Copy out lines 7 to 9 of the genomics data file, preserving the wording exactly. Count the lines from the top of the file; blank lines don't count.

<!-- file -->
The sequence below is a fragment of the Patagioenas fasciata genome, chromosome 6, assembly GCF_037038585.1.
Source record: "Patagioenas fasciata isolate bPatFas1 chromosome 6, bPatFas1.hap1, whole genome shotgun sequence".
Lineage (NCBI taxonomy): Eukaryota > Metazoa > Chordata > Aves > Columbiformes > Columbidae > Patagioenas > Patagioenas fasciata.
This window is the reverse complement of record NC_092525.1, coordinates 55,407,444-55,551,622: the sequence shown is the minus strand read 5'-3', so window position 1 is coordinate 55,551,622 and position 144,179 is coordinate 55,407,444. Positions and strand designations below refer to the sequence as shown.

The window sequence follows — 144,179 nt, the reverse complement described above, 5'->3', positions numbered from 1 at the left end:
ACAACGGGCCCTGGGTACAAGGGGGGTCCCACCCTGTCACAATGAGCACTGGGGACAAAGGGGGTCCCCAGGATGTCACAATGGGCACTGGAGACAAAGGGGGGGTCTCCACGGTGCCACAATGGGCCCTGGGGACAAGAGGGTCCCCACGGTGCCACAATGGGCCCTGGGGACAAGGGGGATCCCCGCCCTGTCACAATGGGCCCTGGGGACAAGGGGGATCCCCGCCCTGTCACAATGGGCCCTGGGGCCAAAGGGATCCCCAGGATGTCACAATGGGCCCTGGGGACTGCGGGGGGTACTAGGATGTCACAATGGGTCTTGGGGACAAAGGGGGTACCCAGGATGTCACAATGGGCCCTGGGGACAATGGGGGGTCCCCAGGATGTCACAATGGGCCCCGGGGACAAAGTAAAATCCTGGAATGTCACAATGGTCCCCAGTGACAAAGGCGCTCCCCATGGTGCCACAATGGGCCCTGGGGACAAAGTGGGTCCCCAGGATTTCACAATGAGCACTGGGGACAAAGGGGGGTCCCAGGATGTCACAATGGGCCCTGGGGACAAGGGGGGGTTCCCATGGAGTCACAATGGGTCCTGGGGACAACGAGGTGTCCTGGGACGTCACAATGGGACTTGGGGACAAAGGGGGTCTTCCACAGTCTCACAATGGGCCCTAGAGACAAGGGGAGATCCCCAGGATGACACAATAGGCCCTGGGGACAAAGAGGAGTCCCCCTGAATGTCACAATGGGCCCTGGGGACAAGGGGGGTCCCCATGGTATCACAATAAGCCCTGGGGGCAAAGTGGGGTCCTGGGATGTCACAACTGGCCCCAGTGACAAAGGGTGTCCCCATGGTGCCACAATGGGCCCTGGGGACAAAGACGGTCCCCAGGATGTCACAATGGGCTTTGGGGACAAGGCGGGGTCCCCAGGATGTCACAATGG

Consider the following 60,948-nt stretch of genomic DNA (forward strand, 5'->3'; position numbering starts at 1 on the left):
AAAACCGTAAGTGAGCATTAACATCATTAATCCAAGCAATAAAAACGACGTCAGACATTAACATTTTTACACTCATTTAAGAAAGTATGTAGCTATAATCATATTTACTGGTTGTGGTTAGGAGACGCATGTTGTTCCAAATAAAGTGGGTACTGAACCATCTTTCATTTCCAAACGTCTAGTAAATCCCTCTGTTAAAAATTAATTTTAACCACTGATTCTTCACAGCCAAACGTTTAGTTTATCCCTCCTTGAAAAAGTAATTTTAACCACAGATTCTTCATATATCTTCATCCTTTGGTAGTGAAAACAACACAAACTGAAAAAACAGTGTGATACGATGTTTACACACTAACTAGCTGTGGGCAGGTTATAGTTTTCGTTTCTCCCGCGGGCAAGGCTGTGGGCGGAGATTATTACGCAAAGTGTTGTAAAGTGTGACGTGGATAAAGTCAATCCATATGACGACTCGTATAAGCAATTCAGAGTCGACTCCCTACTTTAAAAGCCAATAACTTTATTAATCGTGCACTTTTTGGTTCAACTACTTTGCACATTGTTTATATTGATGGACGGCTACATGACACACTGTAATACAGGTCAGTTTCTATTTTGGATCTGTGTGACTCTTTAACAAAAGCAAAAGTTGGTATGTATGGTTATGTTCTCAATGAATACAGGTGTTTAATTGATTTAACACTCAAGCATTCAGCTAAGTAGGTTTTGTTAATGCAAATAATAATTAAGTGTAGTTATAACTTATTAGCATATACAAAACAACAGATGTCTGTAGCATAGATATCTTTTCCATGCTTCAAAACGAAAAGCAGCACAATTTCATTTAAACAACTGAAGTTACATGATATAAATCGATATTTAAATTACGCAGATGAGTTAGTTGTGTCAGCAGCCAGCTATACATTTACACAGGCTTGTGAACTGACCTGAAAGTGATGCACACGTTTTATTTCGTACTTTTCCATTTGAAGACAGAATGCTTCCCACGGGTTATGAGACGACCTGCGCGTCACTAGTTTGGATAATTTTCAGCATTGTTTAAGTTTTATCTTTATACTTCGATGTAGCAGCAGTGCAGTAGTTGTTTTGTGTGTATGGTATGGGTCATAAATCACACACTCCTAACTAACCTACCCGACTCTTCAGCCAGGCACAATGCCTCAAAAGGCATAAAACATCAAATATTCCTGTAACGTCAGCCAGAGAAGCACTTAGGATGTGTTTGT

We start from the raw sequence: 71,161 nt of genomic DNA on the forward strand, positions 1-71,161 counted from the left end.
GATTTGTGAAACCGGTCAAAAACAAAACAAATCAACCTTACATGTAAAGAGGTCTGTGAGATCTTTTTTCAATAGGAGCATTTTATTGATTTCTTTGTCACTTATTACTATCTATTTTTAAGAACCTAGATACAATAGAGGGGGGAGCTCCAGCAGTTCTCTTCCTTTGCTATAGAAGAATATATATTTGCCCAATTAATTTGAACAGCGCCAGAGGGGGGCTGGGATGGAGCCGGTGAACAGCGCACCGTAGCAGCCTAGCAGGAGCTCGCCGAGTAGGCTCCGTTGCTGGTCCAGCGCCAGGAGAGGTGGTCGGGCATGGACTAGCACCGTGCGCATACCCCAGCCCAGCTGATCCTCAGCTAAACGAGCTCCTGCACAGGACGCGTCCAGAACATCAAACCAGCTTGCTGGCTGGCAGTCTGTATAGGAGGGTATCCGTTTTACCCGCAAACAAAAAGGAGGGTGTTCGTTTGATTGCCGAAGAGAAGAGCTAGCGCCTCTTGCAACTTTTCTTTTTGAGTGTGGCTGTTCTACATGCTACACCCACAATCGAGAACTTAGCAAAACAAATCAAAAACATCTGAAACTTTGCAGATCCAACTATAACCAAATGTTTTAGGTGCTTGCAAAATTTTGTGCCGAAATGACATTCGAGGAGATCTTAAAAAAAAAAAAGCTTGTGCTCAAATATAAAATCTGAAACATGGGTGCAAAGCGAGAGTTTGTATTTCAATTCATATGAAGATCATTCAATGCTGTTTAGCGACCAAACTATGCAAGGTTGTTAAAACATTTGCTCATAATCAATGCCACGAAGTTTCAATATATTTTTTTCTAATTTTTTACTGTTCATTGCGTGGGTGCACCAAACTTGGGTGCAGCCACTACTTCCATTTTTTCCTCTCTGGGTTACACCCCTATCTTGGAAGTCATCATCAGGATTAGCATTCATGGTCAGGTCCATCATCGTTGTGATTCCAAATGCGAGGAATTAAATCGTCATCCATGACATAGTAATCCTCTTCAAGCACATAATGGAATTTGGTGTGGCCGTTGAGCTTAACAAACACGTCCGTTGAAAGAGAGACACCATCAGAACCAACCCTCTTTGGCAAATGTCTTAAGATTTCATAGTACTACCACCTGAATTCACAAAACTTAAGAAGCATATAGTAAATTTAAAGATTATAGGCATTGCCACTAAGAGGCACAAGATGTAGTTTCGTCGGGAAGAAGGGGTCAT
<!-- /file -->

Consider the following 60,948-nt stretch of genomic DNA (forward strand, 5'->3'; position numbering starts at 1 on the left):
AAAACCGTAAGTGAGCATTAACATCATTAATCCAAGCAATAAAAACGACGTCAGACATTAACATTTTTACACTCATTTAAGAAAGTATGTAGCTATAATCATATTTACTGGTTGTGGTTAGGAGACGCATGTTGTTCCAAATAAAGTGGGTACTGAACCATCTTTCATTTCCAAACGTCTAGTAAATCCCTCTGTTAAAAATTAATTTTAACCACTGATTCTTCACAGCCAAACGTTTAGTTTATCCCTCCTTGAAAAAGTAATTTTAACCACAGATTCTTCATATATCTTCATCCTTTGGTAGTGAAAACAACACAAACTGAAAAAACAGTGTGATACGATGTTTACACACTAACTAGCTGTGGGCAGGTTATAGTTTTCGTTTCTCCCGCGGGCAAGGCTGTGGGCGGAGATTATTACGCAAAGTGTTGTAAAGTGTGACGTGGATAAAGTCAATCCATATGACGACTCGTATAAGCAATTCAGAGTCGACTCCCTACTTTAAAAGCCAATAACTTTATTAATCGTGCACTTTTTGGTTCAACTACTTTGCACATTGTTTATATTGATGGACGGCTACATGACACACTGTAATACAGGTCAGTTTCTATTTTGGATCTGTGTGACTCTTTAACAAAAGCAAAAGTTGGTATGTATGGTTATGTTCTCAATGAATACAGGTGTTTAATTGATTTAACACTCAAGCATTCAGCTAAGTAGGTTTTGTTAATGCAAATAATAATTAAGTGTAGTTATAACTTATTAGCATATACAAAACAACAGATGTCTGTAGCATAGATATCTTTTCCATGCTTCAAAACGAAAAGCAGCACAATTTCATTTAAACAACTGAAGTTACATGATATAAATCGATATTTAAATTACGCAGATGAGTTAGTTGTGTCAGCAGCCAGCTATACATTTACACAGGCTTGTGAACTGACCTGAAAGTGATGCACACGTTTTATTTCGTACTTTTCCATTTGAAGACAGAATGCTTCCCACGGGTTATGAGACGACCTGCGCGTCACTAGTTTGGATAATTTTCAGCATTGTTTAAGTTTTATCTTTATACTTCGATGTAGCAGCAGTGCAGTAGTTGTTTTGTGTGTATGGTATGGGTCATAAATCACACACTCCTAACTAACCTACCCGACTCTTCAGCCAGGCACAATGCCTCAAAAGGCATAAAACATCAAATATTCCTGTAACGTCAGCCAGAGAAGCACTTAGGATGTGTTTGT

We start from the raw sequence: 71,161 nt of genomic DNA on the forward strand, positions 1-71,161 counted from the left end.